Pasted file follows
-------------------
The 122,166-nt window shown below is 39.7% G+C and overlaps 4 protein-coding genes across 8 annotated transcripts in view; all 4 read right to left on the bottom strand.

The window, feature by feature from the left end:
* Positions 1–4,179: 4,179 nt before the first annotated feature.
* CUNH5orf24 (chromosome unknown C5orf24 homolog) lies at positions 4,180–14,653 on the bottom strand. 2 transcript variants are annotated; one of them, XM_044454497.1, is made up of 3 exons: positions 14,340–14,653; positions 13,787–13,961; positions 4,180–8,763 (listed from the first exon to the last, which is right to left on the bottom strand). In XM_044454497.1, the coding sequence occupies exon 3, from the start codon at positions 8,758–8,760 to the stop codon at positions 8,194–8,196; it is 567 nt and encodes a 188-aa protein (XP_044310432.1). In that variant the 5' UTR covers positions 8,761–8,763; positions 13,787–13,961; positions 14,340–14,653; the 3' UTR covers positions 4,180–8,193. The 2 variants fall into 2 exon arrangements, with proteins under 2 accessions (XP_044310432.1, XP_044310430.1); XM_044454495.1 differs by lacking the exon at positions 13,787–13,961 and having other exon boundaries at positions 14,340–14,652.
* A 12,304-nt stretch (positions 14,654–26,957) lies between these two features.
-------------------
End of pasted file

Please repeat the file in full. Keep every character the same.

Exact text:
The 122,166-nt window shown below is 39.7% G+C and overlaps 4 protein-coding genes across 8 annotated transcripts in view; all 4 read right to left on the bottom strand.

The window, feature by feature from the left end:
* Positions 1–4,179: 4,179 nt before the first annotated feature.
* CUNH5orf24 (chromosome unknown C5orf24 homolog) lies at positions 4,180–14,653 on the bottom strand. 2 transcript variants are annotated; one of them, XM_044454497.1, is made up of 3 exons: positions 14,340–14,653; positions 13,787–13,961; positions 4,180–8,763 (listed from the first exon to the last, which is right to left on the bottom strand). In XM_044454497.1, the coding sequence occupies exon 3, from the start codon at positions 8,758–8,760 to the stop codon at positions 8,194–8,196; it is 567 nt and encodes a 188-aa protein (XP_044310432.1). In that variant the 5' UTR covers positions 8,761–8,763; positions 13,787–13,961; positions 14,340–14,653; the 3' UTR covers positions 4,180–8,193. The 2 variants fall into 2 exon arrangements, with proteins under 2 accessions (XP_044310432.1, XP_044310430.1); XM_044454495.1 differs by lacking the exon at positions 13,787–13,961 and having other exon boundaries at positions 14,340–14,652.
* A 12,304-nt stretch (positions 14,654–26,957) lies between these two features.